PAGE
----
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International Space Station And Russia

Context:

Russia will pull out of the International Space Station after 2024 and focus on building its own orbiting outpost, the country’s new space chief said amid high tensions between Moscow and the West over the fighting in Ukraine.

Relevance:

GS-III Science and Technology: (Space Technology, Developments in Space technology)

Dimension of the Article:

  1. What is a Space Station?
  2. International Space Station (ISS)
  3. What is Russia’s role in maintaining the ISS?
  4. Why does the orbit of the ISS need to be corrected?

What is a Space Station?

  • A Space station is an artificial structure placed in orbit, having the pressurized enclosure, power, supplies, and environmental systems necessary to support human habitation for extended periods.
  • In simple words: a space station, also called an orbital station, is a large spacecraft or man-made station in space which can act as a home where astronauts live and/or receive several spacecrafts from the Earth and/or act as a kind of science lab, etc.
  • Depending on its configuration, a space station can serve as a base for a variety of activities.
    • These include observations of the Sun and other astronomical objects, study of Earth’s resources and environment, military reconnaissance, and long-term investigations of the behaviour of materials and biological systems—including human physiology and biochemistry—in a state of weightlessness, or microgravity.
How are space stations set up and how do they work?

Small space stations are launched fully assembled, but larger stations are sent up in modules and assembled in orbit. To make the most efficient use of its carrier vehicle’s capacity, a space station is launched vacant, and its crew members—and sometimes additional equipment—follow in separate vehicles. A space station’s operation, therefore, requires a transportation system to ferry crews and hardware and to replenish the propellant, air, water, food, and such other items as are consumed during routine operations. Space stations use large panels of solar cells and banks of storage batteries as their source of electrical power. They also employ geostationary relay satellites for continuous communication with mission controllers on the ground and satellite-based positioning systems for navigation.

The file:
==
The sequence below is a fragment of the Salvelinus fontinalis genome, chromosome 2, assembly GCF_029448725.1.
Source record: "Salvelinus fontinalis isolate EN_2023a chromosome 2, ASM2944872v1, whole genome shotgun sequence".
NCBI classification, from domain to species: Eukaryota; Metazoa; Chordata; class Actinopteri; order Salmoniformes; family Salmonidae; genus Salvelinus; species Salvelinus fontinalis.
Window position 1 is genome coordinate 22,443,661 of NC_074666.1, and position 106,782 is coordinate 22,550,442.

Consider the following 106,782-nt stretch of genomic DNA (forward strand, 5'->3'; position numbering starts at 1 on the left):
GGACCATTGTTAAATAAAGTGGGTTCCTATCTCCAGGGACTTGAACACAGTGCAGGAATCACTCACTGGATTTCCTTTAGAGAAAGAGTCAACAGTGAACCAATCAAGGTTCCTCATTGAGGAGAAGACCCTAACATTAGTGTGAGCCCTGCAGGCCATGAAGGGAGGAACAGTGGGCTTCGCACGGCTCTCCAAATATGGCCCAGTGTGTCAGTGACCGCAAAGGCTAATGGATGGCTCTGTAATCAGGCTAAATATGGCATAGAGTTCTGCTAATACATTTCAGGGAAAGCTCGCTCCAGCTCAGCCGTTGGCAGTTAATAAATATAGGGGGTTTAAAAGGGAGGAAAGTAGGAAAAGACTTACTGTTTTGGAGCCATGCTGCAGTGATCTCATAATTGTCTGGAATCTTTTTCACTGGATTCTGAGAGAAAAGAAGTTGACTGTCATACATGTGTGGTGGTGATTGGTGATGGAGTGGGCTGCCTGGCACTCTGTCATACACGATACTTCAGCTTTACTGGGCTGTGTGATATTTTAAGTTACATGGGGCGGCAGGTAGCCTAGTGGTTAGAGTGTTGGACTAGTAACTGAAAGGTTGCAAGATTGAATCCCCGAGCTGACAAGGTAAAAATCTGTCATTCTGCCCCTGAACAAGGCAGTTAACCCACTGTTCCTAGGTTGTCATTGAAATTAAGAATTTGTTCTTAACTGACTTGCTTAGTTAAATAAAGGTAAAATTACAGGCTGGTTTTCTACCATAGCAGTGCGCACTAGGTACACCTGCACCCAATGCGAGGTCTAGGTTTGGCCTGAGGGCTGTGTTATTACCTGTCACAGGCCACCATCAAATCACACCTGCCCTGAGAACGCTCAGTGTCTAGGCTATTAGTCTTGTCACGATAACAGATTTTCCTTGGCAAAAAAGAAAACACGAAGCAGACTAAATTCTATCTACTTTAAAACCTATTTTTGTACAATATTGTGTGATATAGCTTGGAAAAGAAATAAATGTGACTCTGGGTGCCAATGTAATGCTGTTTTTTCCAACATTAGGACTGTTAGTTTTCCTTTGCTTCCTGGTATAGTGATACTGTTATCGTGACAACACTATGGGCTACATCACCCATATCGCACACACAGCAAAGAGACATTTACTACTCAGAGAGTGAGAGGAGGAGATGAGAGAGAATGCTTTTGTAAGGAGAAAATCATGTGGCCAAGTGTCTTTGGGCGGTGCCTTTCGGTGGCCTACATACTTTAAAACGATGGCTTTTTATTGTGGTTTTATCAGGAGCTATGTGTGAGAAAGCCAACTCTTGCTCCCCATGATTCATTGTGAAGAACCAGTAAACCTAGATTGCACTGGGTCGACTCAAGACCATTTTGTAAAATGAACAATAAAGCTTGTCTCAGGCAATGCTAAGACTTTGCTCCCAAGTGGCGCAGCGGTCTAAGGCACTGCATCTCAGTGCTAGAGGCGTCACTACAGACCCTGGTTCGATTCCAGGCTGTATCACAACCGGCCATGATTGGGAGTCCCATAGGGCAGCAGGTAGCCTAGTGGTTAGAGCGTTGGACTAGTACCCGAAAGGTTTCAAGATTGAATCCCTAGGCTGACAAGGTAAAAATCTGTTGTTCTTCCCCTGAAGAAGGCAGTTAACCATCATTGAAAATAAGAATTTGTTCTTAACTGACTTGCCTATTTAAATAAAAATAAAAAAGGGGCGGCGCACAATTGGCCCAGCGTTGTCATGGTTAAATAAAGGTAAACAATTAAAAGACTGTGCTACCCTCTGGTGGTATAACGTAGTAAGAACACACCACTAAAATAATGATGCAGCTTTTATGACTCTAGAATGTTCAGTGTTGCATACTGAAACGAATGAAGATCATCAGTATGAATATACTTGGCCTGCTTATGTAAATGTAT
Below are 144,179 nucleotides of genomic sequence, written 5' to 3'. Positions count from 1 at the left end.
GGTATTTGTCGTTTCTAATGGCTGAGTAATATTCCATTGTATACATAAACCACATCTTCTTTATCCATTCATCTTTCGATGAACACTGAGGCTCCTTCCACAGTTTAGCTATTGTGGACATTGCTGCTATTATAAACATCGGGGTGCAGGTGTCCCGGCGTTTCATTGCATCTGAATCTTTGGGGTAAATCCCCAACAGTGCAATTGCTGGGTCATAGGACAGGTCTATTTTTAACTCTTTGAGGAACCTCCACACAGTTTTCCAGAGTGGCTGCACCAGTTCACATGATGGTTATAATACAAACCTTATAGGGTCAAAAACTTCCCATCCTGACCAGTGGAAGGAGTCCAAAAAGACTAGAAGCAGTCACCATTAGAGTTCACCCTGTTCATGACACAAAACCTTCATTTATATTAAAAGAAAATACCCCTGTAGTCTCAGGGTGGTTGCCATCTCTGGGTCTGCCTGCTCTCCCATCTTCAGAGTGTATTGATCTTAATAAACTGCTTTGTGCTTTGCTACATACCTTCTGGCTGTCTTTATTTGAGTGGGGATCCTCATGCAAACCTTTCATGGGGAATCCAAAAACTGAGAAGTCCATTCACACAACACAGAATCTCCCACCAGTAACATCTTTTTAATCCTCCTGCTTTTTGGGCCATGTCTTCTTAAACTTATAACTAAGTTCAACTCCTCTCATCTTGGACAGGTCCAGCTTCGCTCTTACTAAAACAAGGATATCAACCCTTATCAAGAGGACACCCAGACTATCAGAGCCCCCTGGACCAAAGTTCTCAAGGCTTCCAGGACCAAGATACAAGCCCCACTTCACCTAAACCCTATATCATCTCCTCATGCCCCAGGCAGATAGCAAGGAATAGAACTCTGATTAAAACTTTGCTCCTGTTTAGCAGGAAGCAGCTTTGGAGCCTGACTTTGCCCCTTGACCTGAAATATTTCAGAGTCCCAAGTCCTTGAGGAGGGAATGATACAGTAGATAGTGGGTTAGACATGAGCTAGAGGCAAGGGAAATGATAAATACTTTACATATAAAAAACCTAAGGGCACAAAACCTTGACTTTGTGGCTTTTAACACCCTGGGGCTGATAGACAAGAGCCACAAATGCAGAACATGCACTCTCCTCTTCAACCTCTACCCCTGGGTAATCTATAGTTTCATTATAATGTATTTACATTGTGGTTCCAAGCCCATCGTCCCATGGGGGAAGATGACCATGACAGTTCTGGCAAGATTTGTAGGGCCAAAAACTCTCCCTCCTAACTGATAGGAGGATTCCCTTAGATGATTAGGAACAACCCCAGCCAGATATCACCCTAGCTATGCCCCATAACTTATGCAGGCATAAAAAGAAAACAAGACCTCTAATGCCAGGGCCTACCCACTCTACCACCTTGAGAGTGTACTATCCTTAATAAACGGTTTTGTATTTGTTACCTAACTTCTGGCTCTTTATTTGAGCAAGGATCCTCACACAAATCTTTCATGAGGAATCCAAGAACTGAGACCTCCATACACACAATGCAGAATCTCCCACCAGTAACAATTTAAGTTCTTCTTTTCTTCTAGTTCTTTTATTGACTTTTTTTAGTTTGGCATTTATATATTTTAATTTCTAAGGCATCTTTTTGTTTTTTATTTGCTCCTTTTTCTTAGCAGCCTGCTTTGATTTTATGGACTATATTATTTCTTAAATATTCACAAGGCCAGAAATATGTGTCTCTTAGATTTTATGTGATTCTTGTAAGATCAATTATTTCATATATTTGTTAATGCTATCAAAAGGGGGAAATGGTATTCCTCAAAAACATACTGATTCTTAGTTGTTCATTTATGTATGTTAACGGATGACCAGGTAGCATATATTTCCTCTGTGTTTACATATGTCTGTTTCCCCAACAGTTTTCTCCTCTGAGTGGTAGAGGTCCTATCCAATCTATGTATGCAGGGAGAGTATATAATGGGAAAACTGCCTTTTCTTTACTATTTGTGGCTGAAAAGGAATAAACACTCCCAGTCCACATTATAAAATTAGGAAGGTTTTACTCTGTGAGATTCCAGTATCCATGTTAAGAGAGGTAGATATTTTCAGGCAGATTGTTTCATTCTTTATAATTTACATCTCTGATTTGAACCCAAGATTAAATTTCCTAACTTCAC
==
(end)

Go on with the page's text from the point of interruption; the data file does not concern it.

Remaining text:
How many Space Stations have we launched?
  • Since 1971, more than 10 space stations have been launched into a low orbit around Earth and have been occupied for varying lengths of time.
  • Important Space stations in chronological order are Salyut 1, Skylab, Salyuts 3, 4, 5, 6, and 7, Mir, the International Space Station, and Tiangong 1 and 2.

International Space Station (ISS)

  • The International Space Station (ISS) is a modular space station (habitable artificial satellite) in low Earth orbit.
  • The ISS program is a multi-national collaborative project between five participating space agencies: NASA (United States), Roscosmos (Russia), JAXA (Japan), ESA (Europe), and CSA (Canada).
  • The ownership and use of the space station is established by intergovernmental treaties and agreements.
  • The ISS serves as a microgravity and space environment research laboratory in which scientific experiments are conducted in astrobiology, astronomy, meteorology, physics, and other fields.
  • It is the largest artificial object in space and the largest satellite in low Earth orbit, regularly visible to the naked eye from Earth’s surface.
  • The ISS is the ninth space station to be inhabited by crews, following the Soviet and later Russian Salyut, Almaz, and Mir stations as well as Skylab from the US.

What is Russia’s role in maintaining the ISS?

  • The ISS is built with the co-operation of scientists from five international space agencies — NASA of the U.S., Roscosmos of Russia, JAXA of Japan, Canadian Space Agency and the European Space Agency.
  • Each agency has a role to play and a share in the upkeep of the ISS.
  • Both in terms of expense and effort, it is not a feat that a single country can support.
  • Russia’s part in the collaboration is the module responsible for making course corrections to the orbit of the ISS.
  • They also ferry astronauts to the ISS from the Earth and back.
  • Until SpaceX’s dragon spacecraft came into the picture the Russian spacecrafts were the only way of reaching the ISS and returning.

-Source: The Hindu


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October 2022
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